The UK government has announced new travel restrictions for South Africa after a second variant of Covid-19 was detected in the country. In a statement on Wednesday (23 December), the UK’s Health and Social Care secretary Matt Hancock said that the restrictions would take effect immediately and that flights to South Africa will stop.
He added that anyone in the UK who has been in South Africa in the past two weeks must quarantine immediately.
“As part of our surveillance, and thanks to the impressive genomic capability of the South Africans, we have detected two cases of another new variant of coronavirus here in the UK. “Both are contacts of cases who have travelled from South Africa over the past few weeks,” he said.
Hancock said that the UK was grateful to the South African government for the rigour of its science, and the openness and the transparency with which it has acted.
“This new variant is highly concerning, because it is yet more transmissible and it appeared to have mutated further than the new variant that has been discovered here,” he said.
Health minister Dr Zweli Mkhize announced this week that a variant of the SARS-COV-2 Virus (Covid-19) – currently termed the ‘501.V2 Variant’ – has been identified by genomics scientists in South Africa.
Mkhize said a genomics team, led by the Kwazulu-Natal Research Innovation and Sequencing Platform, or KRISP, has sequenced hundreds of samples from across the country since the beginning of the pandemic in March.
They noticed that a particular variant has increasingly dominated the findings of the samples collected in the past two months.
In addition, clinicians have been providing anecdotal evidence of a shift in the clinical epidemiological picture- in particular noting that they are seeing a larger proportion of younger patients with no co-morbidities presenting with critical illness.
The evidence that has been collated, therefore, strongly suggests that that the current second wave we are experiencing is being driven by this new variant.
Explaining the findings, professor Salim Abdool Karim said the second wave is showing some early signs that it is spreading faster than the first wave.
“It is still very early but at this stage, the preliminary data suggests that the virus that is now dominating in the second wave is spreading faster than the first wave. It is not clear if the second wave has more or less deaths, in other words, the severity is still very unclear. “We would expect it to be a less severe virus, but we do not have clear evidence at this point. We have not seen any red flags looking at our current death information,” he said.
“We had all of these different strains routinely spreading in South Africa during our first wave and subsequently. What became quite different that we did not expect is the rapid way in which this variant has become dominant in South Africa.
This particular virus has three mutations on the receptor-binding domain, which is the actual part of the virus that attaches to the human cell. One of the interpretations of these changes is that it increases the affinity for the ACE2 receptor, he said.
“The other two mutations possible add some potential antibody escape but the full implications of the combination of the three mutations still need to be understood in more detail.”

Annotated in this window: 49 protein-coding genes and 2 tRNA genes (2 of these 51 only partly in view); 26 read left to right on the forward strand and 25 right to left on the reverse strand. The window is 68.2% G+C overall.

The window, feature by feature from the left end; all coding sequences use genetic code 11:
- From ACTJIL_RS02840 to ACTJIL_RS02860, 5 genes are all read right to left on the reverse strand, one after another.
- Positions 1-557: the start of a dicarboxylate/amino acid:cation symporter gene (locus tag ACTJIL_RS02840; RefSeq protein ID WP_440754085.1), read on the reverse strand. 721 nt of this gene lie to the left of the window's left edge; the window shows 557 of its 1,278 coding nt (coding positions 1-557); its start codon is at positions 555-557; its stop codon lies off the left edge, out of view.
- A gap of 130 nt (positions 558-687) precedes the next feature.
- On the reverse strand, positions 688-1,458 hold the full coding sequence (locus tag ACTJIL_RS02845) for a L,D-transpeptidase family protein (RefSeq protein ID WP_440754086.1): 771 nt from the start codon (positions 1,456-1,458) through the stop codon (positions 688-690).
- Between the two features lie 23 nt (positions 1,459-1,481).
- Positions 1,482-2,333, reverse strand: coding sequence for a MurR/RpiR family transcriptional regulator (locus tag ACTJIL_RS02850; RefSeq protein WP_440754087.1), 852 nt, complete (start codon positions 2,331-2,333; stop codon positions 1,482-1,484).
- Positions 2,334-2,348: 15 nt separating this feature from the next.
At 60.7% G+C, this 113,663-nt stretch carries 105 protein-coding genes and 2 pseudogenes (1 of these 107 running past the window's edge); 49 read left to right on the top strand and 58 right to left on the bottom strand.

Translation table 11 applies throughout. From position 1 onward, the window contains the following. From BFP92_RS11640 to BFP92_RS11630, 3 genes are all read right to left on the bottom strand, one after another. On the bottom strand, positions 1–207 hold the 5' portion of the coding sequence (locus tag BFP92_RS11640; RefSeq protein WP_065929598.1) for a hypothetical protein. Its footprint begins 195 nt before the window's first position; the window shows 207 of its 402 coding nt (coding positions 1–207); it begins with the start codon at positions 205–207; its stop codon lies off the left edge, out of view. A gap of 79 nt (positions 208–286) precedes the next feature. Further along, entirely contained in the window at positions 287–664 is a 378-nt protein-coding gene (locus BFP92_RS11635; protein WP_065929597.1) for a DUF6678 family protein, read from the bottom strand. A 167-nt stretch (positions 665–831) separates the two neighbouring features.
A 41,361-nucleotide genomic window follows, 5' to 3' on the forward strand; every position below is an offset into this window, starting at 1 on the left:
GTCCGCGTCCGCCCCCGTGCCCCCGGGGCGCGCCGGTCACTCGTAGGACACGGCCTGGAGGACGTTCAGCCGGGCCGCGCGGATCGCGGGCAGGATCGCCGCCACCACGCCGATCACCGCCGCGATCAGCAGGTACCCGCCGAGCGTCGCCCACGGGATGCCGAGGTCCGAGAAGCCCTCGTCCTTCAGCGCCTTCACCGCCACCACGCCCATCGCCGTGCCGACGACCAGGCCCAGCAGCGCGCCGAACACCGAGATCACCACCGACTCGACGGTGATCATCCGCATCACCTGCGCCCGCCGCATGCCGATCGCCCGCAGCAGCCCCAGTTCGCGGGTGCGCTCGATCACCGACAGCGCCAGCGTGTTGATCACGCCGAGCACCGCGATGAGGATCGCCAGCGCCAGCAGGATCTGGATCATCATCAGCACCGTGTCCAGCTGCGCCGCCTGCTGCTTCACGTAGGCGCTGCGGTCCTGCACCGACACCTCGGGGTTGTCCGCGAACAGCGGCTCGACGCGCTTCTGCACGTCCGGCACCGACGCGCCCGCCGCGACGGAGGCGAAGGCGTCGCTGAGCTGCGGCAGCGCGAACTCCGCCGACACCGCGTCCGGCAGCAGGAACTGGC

Karim said the new variant has increased viral loads in the body.
“When we look at this new variant, the CT score is lower than the other viruses that have been spreading during our first wave. It means that the amount of virus in the swab is higher. A lower score means a higher amount of virus: we refer to that as the viral load. When we do a swab, we are getting a lot more virus in these patients that have the 501.V2 virus,” he said.
“The higher viral load in these swabs may translate to a higher efficiency of transmission. If there’s higher transmissibility, it may translate to a higher R0 (the number of additional people one patient may infect).
“While the other viruses are still transmitting, this virus is spreading so much faster that when we take swabs it is the dominant variant that we see. This may translate into a second wave that may have many more cases than the first wave.
“We do know that it is an unusual variant. It has been reported in other countries, including the UK, Australia and several others. In our country, we are finding between 80 and 90% of the virus is this 501.V2 mutant.”
He said there are still many issues that need to be investigated.
“We don’t know where it came from and we don’t know why it formed. We found the first in Nelson Mandela Bay, but we don’t know if it originated in Nelson Mandela Bay. It is too early to tell if it is more severe.”
Mkhize said that while this mutation is a cause for concern, there is no reason to panic.
“We appeal to all the media and medical and scientific community to focus on the facts and avoid entering into speculation or issue unproven statements and generate panic and disinformation. “This research underlines the need for all of us all to loyally adhere to the practice of non-pharmaceutical interventions which work as effectively in any pandemic of this nature including Covid-19 as we have known it and is just as effective to a mutant variant of the same virus,” he said.
“Nothing will beat the rigid implementation of wearing of masks, use of hand sanitizer and washing with soap and distancing. Many countries experienced a second wave that was more severe than first – even where no mutations were reported.”
He said there is no evidence to suggest a need to change in clinical treatment and patient management of Covid-19 in the second wave to date and that this discovery does not necessitate additional restrictive measures.